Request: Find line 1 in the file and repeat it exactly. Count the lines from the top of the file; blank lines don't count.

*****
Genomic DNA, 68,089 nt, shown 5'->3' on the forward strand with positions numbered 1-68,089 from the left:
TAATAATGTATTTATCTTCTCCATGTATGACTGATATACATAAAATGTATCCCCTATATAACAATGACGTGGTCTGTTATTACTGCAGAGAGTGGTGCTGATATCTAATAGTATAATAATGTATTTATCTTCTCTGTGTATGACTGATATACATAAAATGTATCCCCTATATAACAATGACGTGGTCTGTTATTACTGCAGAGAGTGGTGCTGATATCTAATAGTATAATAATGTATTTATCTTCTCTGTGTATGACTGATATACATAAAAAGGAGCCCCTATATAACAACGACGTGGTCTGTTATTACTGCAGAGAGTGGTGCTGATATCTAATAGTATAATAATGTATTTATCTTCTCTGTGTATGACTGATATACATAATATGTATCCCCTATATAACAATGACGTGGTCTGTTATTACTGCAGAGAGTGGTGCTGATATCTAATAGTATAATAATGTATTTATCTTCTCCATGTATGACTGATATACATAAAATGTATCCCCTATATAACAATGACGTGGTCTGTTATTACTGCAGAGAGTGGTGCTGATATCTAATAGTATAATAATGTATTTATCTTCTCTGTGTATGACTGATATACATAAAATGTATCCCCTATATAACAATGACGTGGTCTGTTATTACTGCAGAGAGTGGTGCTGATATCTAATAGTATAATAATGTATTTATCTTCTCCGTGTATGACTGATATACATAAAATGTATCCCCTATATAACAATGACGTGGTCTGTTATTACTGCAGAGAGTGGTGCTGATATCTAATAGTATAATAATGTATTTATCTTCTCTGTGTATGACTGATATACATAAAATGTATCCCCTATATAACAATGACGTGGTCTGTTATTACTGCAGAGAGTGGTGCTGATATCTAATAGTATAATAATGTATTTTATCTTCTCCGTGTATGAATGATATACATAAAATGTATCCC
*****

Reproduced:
Genomic DNA, 68,089 nt, shown 5'->3' on the forward strand with positions numbered 1-68,089 from the left: